Writing for Your Life
is an inspiring companion for any writer, professional or personal, who sees writing as a spiritual act. Early chapters on creativity and story would appeal to anyone interested in breaking through self-imposed boundaries, by encouraging the writer to "set yourself the task to write not only what you know but more especially what you don't know." We've all heard this before, but Deena Metzger (A Sabbath Among the Ruins
) provides such resonant anecdotes and enticing exercises that it begins to seem not only doable but fun. "Even when writing about ourselves or an event that we know well," she says, "we sometimes find that the story ... is taking a direction we never expected. As it is always possible to come back to the known, it is politic, under these circumstances, to see where the story wants to go." Later chapters help writers access their inner worlds through meditation, spirit guides, mythology, tarot cards, the muse, visions, nature, and dreams. To follow Metzger's book closely requires a great deal of hard but rewarding, work. "Maintaining a spiritual practice is an ordeal like climbing a mountain," Metzger warns, "and it demands the same of us: commitment, discipline, endurance, focus, and awareness. There at the top is the sky and, perhaps, the large vision, but ultimately the meaning is in the climbing." --Jane Steinberg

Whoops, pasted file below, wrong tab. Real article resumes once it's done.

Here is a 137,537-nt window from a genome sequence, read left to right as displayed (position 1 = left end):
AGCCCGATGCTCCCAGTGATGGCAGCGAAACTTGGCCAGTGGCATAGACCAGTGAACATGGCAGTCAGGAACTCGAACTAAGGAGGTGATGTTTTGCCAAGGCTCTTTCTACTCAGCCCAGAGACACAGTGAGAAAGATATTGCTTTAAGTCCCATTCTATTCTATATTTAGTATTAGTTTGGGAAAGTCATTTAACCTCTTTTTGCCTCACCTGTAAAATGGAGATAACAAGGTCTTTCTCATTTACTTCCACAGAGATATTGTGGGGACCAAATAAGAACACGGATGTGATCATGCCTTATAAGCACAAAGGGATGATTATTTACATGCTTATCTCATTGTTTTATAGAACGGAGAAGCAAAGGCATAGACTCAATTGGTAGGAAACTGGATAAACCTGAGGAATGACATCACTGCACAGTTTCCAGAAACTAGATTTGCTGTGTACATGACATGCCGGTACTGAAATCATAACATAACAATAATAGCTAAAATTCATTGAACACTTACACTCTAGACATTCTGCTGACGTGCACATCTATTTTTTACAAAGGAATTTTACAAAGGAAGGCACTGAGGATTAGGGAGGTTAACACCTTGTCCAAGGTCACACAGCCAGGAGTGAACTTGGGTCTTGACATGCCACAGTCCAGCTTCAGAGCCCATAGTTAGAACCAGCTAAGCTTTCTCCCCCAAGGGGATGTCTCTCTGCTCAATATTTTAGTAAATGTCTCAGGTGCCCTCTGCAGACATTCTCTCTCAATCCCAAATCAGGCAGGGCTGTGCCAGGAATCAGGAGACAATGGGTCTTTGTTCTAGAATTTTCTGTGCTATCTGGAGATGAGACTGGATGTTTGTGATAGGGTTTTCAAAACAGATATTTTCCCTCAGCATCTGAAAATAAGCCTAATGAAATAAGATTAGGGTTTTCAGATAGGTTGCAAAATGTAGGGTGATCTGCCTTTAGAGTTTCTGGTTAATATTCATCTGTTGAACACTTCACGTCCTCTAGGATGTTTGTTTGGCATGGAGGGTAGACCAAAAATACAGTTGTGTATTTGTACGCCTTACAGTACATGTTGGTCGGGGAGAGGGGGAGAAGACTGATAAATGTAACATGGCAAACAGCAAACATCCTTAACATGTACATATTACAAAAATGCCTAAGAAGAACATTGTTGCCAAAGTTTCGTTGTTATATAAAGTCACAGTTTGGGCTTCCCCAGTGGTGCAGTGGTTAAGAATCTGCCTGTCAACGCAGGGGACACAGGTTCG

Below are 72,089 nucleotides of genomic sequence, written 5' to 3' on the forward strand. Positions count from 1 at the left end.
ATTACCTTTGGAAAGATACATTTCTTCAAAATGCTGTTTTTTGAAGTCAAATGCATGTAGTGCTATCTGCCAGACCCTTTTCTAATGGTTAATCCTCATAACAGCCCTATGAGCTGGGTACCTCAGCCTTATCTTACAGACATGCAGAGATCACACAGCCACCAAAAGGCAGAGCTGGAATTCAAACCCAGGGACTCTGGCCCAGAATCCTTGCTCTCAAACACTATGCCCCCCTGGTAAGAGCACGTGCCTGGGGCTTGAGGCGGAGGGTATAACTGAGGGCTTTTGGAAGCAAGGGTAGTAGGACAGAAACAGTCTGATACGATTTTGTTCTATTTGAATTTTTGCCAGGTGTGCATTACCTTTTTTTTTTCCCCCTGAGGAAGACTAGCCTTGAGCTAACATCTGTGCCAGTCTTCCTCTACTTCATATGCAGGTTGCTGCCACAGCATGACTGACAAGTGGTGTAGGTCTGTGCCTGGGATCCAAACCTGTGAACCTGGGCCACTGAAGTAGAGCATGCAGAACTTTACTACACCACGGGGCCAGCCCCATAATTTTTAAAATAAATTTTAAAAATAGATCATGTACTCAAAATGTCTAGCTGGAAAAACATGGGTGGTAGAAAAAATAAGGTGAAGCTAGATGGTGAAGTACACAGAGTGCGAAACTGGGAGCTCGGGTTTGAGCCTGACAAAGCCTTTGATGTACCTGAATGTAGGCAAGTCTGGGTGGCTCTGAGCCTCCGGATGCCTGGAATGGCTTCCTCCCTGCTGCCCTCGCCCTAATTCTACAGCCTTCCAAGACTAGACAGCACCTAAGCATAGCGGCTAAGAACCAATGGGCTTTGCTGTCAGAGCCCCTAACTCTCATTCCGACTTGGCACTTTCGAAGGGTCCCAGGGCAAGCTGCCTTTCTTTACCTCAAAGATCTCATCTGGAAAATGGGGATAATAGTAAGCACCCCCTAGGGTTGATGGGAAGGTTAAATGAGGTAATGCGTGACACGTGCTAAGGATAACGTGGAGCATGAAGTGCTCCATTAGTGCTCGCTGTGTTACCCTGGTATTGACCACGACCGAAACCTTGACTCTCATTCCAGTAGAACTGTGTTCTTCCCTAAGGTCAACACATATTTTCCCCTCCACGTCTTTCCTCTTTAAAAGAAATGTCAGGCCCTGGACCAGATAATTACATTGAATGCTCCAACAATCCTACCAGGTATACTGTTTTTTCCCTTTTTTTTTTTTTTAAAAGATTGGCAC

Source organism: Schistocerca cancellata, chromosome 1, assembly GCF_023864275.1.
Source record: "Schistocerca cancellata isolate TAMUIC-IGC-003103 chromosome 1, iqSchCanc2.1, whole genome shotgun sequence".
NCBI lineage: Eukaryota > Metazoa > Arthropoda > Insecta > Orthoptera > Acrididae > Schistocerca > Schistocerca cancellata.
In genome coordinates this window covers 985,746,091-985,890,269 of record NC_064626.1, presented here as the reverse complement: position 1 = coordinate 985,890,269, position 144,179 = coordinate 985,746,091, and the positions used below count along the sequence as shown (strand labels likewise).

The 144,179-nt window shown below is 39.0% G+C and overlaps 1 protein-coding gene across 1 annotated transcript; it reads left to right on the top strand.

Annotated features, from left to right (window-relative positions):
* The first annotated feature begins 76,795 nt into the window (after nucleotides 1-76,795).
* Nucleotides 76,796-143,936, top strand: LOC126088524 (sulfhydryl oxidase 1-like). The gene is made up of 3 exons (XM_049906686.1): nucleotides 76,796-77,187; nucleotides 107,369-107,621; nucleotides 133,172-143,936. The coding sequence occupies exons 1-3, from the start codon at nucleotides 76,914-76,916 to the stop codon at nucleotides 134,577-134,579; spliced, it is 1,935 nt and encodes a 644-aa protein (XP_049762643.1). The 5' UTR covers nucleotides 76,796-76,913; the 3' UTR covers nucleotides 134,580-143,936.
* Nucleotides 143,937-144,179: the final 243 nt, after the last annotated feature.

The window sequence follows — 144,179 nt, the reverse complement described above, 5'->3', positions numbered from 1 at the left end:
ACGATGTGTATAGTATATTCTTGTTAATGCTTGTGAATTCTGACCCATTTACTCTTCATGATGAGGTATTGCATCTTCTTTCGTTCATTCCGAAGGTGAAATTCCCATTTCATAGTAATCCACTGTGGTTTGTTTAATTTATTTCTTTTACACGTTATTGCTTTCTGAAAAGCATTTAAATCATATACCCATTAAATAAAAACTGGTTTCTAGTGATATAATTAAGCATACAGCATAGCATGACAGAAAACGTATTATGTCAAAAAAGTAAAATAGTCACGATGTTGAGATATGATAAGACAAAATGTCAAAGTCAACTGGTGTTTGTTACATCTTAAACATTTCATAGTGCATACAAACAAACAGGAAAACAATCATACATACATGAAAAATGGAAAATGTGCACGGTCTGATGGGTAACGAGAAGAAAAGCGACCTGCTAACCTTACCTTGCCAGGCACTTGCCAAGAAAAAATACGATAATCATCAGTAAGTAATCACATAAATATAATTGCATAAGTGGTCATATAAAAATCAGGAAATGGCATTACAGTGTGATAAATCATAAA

From Library Journal
Poet, novelist ( What Dinah Thought, LJ 8/89), teacher, and therapist, Metzger presents unique writing exercises geared to liberate one's creativity from the rational mind. She progresses from a series of questions producing self-knowledge to others that result in stories and novels. Metzger is most engaging when she is offering concrete advice and examples from her friends' and students' writings instead of dispensing mystic philosophy. She lost this reviewer in Part 3, where she instructs the reader to meditate in order "to contact the wisest part of yourself and allow it to coalesce into a mythic or historic figure " to serve as an inner guide. However, all readers of this self-help book should be able to find some method here that best allows them to unlock their suppressed imaginations and write more freely.- Cathy Sabol, Northern Virginia Community Coll., Manassas
Copyright 1992 Reed Business Information, Inc.